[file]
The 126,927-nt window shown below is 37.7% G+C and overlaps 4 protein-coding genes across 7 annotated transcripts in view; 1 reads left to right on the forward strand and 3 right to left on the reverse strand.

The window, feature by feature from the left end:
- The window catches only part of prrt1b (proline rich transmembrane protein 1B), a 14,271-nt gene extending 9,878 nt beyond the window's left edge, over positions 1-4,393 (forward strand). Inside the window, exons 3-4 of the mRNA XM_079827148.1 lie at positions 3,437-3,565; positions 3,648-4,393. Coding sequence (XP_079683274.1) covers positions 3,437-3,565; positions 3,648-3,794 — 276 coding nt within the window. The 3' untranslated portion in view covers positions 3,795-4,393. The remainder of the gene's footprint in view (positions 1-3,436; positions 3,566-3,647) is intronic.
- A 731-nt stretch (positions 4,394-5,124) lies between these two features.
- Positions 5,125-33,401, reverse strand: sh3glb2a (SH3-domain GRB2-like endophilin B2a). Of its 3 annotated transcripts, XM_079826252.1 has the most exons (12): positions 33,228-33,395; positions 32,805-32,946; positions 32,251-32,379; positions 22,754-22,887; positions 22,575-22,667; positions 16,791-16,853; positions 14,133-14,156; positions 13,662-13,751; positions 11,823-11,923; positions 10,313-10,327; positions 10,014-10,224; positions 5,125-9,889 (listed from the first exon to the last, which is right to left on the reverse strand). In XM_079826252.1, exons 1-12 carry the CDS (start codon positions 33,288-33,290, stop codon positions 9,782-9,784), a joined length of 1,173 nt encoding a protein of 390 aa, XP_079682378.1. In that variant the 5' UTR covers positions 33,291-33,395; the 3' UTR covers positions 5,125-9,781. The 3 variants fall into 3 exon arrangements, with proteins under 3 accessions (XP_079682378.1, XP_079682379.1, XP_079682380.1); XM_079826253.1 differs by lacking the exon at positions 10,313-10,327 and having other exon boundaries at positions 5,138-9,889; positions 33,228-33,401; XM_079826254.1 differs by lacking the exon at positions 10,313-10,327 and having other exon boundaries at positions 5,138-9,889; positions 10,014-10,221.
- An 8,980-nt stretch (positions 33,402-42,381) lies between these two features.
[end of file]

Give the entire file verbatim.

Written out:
The 126,927-nt window shown below is 37.7% G+C and overlaps 4 protein-coding genes across 7 annotated transcripts in view; 1 reads left to right on the forward strand and 3 right to left on the reverse strand.

The window, feature by feature from the left end:
- The window catches only part of prrt1b (proline rich transmembrane protein 1B), a 14,271-nt gene extending 9,878 nt beyond the window's left edge, over positions 1-4,393 (forward strand). Inside the window, exons 3-4 of the mRNA XM_079827148.1 lie at positions 3,437-3,565; positions 3,648-4,393. Coding sequence (XP_079683274.1) covers positions 3,437-3,565; positions 3,648-3,794 — 276 coding nt within the window. The 3' untranslated portion in view covers positions 3,795-4,393. The remainder of the gene's footprint in view (positions 1-3,436; positions 3,566-3,647) is intronic.
- A 731-nt stretch (positions 4,394-5,124) lies between these two features.
- Positions 5,125-33,401, reverse strand: sh3glb2a (SH3-domain GRB2-like endophilin B2a). Of its 3 annotated transcripts, XM_079826252.1 has the most exons (12): positions 33,228-33,395; positions 32,805-32,946; positions 32,251-32,379; positions 22,754-22,887; positions 22,575-22,667; positions 16,791-16,853; positions 14,133-14,156; positions 13,662-13,751; positions 11,823-11,923; positions 10,313-10,327; positions 10,014-10,224; positions 5,125-9,889 (listed from the first exon to the last, which is right to left on the reverse strand). In XM_079826252.1, exons 1-12 carry the CDS (start codon positions 33,288-33,290, stop codon positions 9,782-9,784), a joined length of 1,173 nt encoding a protein of 390 aa, XP_079682378.1. In that variant the 5' UTR covers positions 33,291-33,395; the 3' UTR covers positions 5,125-9,781. The 3 variants fall into 3 exon arrangements, with proteins under 3 accessions (XP_079682378.1, XP_079682379.1, XP_079682380.1); XM_079826253.1 differs by lacking the exon at positions 10,313-10,327 and having other exon boundaries at positions 5,138-9,889; positions 33,228-33,401; XM_079826254.1 differs by lacking the exon at positions 10,313-10,327 and having other exon boundaries at positions 5,138-9,889; positions 10,014-10,221.
- An 8,980-nt stretch (positions 33,402-42,381) lies between these two features.